- Foods that are rich in fibre but low in glycaemic index are the best choices to gain control over diabetes
The World Diabetes Day, initiated by the International Diabetes Federation (IDF), is putting emphasis on screening to reduce the risk of complications in order to manage the disease better, under the theme, Eyes on Diabetes.
Held on November 14, the day gathers residents, medical professionals and organisations in a lively environment packed with activities for all ages, health-conscious food, as well as complimentary medical tests to promote the fight against diabetes.Activities often include walkathons and light exercise drills to encourage residents to get into the groove of fitness.
Prevention is better than cure, goes the saying, but for those already diagnosed with diabetes can continue to live the lifestyle they've always desired. Slight adjustments in daily routine, notably watching what you eat, could do wonders.
Taking into consideration the types of food consumed is essential. The composition of a meal can either cause blood glucose to skyrocket, which could lead to severe complications, or keep it in check.
Knowing the glycaemic index (GI) of food helps patients establish a healthy diet with a good balance of nutrients and vitamins. The GI determines the effect of certain ingredients on blood sugar, i.e., how high it raises sugar levels and how well it is absorbed into the body.
Foods that are rich in fibre but low in glycaemic index (see box) are usually the best choices to gain control over diabetes. This further ensures that you are able to enjoy your favourite dishes, without the need to compromise on taste, quality and flavour.
Besides reducing carbohydrates, certain ingredients have been found to be especially beneficial for those suffering from diabetes. Among these are apple cider vinegar, avocado, black beans, chamomile tea and cinnamon. According to research, these ingredients have had a positive effect on insulin and sugar levels, bringing relief to patients.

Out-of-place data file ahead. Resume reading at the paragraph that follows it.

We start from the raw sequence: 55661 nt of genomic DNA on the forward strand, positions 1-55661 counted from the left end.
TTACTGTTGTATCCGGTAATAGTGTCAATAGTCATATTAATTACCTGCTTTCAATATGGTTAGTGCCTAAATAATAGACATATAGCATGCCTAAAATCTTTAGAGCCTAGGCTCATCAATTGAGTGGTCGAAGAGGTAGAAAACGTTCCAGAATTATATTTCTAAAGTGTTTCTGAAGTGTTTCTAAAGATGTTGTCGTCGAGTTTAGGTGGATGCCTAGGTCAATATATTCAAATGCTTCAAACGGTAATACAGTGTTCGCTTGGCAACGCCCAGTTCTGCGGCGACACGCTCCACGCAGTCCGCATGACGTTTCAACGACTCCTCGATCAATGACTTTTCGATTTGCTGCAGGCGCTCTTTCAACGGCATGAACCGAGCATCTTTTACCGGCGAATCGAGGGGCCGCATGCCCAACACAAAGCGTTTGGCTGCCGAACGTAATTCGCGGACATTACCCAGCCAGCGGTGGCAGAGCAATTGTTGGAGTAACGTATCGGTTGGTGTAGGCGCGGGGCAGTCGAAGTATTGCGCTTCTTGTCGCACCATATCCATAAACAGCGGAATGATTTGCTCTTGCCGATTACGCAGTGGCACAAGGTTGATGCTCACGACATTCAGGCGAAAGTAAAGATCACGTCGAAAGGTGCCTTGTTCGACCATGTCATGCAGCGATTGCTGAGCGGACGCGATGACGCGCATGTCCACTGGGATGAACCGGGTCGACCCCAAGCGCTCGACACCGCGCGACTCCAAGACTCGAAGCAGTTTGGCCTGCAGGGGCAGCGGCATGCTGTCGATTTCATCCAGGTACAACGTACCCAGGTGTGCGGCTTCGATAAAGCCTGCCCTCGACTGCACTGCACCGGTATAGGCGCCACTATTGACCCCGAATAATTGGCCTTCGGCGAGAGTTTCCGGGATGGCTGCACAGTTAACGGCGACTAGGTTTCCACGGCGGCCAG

Additionally, to control diabetes, it is ideally best to avoid foods that are rich in processed carbohydrates such as pancakes, snack chips, most breakfast cereals, crackers, pretzels, bagels and flour tortillas; sweetened beverages such as soft drinks, sports drinks, lemonade and iced tea; and desserts that are rich in sugar or flour such as cakes, pastries, cookies and pies, among others.
Interestingly, the advent of technology is making it possible to process and modify popular ingredients, such as noodles and palm oil, with low glycaemic values. These innovations retain the familiar texture and flavour while giving diabetics a chance to continue consuming their favourite dishes.
Foods that havea low GI rating of 55 or below include:
. Most fruits such as plums, peaches, oranges, papayas, watermelon, apples, mangoes, pineapples and pears.
. Vegetables such as sweet potato, yam, corn and carrots.
. Legumes such as lentils, lima beans, split peas, chana dal and chickpeas and all types of beans.
. Dairy food such as cheese, yoghurt, milk, almond milk, soymilk and tofu.
. Wholegrain products such as basmati rice, rice noodles, oatmeal, wheat bread, and quinoa.